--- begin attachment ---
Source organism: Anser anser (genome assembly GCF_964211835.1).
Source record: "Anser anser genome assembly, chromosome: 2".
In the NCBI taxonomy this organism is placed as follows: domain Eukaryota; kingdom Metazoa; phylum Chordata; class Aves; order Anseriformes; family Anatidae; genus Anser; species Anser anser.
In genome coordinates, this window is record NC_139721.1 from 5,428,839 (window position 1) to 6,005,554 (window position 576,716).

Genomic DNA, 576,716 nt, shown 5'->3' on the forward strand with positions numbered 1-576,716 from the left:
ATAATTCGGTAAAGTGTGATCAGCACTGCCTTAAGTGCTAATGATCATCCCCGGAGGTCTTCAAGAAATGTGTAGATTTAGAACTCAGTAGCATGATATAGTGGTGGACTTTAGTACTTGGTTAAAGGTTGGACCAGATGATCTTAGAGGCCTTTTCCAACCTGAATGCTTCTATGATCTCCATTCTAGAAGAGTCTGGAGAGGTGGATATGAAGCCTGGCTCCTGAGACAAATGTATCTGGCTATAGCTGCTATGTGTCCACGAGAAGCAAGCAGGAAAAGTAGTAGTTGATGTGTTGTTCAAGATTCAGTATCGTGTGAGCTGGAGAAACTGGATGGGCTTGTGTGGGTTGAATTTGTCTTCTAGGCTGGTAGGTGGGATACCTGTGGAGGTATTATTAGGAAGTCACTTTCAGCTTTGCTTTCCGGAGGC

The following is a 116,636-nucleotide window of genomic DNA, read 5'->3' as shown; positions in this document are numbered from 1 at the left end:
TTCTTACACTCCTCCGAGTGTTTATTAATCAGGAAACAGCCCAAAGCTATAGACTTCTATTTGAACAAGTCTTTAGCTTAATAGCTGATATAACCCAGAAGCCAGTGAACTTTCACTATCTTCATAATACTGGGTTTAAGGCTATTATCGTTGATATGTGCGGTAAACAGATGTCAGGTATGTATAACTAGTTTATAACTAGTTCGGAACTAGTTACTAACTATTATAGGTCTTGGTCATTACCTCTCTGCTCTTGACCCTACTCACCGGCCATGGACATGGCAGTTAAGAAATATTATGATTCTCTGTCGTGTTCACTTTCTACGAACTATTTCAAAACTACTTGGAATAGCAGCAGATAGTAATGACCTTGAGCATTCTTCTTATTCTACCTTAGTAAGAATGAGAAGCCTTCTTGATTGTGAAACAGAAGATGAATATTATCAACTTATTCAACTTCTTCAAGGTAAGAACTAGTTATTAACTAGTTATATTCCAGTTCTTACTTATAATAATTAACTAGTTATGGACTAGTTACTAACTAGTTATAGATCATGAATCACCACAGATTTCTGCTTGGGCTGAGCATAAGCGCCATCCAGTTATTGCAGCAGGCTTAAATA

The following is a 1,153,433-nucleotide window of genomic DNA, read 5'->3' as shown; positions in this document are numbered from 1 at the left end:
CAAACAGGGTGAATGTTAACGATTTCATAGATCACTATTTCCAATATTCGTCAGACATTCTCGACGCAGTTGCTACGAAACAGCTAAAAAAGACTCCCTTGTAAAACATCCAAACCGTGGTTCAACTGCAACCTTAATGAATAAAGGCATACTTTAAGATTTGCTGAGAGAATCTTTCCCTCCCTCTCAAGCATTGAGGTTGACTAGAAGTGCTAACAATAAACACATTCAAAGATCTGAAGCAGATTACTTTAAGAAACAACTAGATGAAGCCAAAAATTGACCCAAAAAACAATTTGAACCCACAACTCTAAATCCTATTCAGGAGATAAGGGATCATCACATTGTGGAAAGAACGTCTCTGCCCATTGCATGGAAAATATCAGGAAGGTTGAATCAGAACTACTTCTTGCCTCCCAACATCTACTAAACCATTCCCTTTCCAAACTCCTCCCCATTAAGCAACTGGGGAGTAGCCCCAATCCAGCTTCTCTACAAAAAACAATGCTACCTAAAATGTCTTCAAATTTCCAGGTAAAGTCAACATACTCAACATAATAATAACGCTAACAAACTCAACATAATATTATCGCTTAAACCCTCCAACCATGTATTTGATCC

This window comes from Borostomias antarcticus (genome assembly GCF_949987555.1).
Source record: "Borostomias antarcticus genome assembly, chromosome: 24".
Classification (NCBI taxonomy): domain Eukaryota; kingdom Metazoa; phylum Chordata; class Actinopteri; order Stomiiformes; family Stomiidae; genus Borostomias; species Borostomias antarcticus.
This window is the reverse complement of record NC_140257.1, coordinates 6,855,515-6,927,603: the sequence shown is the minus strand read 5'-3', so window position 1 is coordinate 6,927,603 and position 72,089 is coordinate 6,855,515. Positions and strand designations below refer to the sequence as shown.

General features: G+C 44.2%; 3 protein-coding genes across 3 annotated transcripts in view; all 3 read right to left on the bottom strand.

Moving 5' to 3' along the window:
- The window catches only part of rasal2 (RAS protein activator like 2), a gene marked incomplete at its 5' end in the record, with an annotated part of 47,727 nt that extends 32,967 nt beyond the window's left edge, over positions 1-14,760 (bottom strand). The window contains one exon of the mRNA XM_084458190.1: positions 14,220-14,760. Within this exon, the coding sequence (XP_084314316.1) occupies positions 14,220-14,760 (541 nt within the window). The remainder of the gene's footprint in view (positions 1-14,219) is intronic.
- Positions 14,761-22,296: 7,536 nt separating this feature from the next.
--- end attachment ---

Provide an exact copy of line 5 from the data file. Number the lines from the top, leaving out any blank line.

Genomic DNA, 576,716 nt, shown 5'->3' on the forward strand with positions numbered 1-576,716 from the left: